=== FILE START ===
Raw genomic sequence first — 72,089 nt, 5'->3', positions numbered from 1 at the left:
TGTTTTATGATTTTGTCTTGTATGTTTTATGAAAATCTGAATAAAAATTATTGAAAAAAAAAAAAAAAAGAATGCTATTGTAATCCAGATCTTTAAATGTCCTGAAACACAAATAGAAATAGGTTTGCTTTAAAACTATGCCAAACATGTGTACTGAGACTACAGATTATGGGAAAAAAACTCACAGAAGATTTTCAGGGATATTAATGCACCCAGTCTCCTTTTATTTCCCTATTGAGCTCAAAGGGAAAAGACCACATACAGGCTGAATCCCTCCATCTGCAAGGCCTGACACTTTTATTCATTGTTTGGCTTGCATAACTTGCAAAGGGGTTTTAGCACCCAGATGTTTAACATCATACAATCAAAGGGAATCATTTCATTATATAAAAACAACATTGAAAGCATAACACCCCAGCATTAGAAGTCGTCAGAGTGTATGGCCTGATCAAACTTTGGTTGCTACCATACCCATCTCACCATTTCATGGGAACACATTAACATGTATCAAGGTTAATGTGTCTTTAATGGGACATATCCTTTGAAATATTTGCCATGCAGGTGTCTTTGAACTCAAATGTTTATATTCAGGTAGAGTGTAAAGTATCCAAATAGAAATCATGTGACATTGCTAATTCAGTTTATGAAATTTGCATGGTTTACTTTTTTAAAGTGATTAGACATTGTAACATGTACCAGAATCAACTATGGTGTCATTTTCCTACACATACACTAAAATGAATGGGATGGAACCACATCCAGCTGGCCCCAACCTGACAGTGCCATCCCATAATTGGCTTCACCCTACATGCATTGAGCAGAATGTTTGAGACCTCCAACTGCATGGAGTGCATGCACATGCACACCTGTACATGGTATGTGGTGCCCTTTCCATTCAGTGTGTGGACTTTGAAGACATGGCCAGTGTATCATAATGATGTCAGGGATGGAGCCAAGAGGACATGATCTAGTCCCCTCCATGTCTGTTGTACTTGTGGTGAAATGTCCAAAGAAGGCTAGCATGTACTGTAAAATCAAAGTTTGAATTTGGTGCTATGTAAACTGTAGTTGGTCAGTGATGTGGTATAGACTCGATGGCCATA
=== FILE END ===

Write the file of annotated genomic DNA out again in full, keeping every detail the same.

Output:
Raw genomic sequence first — 72,089 nt, 5'->3', positions numbered from 1 at the left:
TGTTTTATGATTTTGTCTTGTATGTTTTATGAAAATCTGAATAAAAATTATTGAAAAAAAAAAAAAAAAGAATGCTATTGTAATCCAGATCTTTAAATGTCCTGAAACACAAATAGAAATAGGTTTGCTTTAAAACTATGCCAAACATGTGTACTGAGACTACAGATTATGGGAAAAAAACTCACAGAAGATTTTCAGGGATATTAATGCACCCAGTCTCCTTTTATTTCCCTATTGAGCTCAAAGGGAAAAGACCACATACAGGCTGAATCCCTCCATCTGCAAGGCCTGACACTTTTATTCATTGTTTGGCTTGCATAACTTGCAAAGGGGTTTTAGCACCCAGATGTTTAACATCATACAATCAAAGGGAATCATTTCATTATATAAAAACAACATTGAAAGCATAACACCCCAGCATTAGAAGTCGTCAGAGTGTATGGCCTGATCAAACTTTGGTTGCTACCATACCCATCTCACCATTTCATGGGAACACATTAACATGTATCAAGGTTAATGTGTCTTTAATGGGACATATCCTTTGAAATATTTGCCATGCAGGTGTCTTTGAACTCAAATGTTTATATTCAGGTAGAGTGTAAAGTATCCAAATAGAAATCATGTGACATTGCTAATTCAGTTTATGAAATTTGCATGGTTTACTTTTTTAAAGTGATTAGACATTGTAACATGTACCAGAATCAACTATGGTGTCATTTTCCTACACATACACTAAAATGAATGGGATGGAACCACATCCAGCTGGCCCCAACCTGACAGTGCCATCCCATAATTGGCTTCACCCTACATGCATTGAGCAGAATGTTTGAGACCTCCAACTGCATGGAGTGCATGCACATGCACACCTGTACATGGTATGTGGTGCCCTTTCCATTCAGTGTGTGGACTTTGAAGACATGGCCAGTGTATCATAATGATGTCAGGGATGGAGCCAAGAGGACATGATCTAGTCCCCTCCATGTCTGTTGTACTTGTGGTGAAATGTCCAAAGAAGGCTAGCATGTACTGTAAAATCAAAGTTTGAATTTGGTGCTATGTAAACTGTAGTTGGTCAGTGATGTGGTATAGACTCGATGGCCATA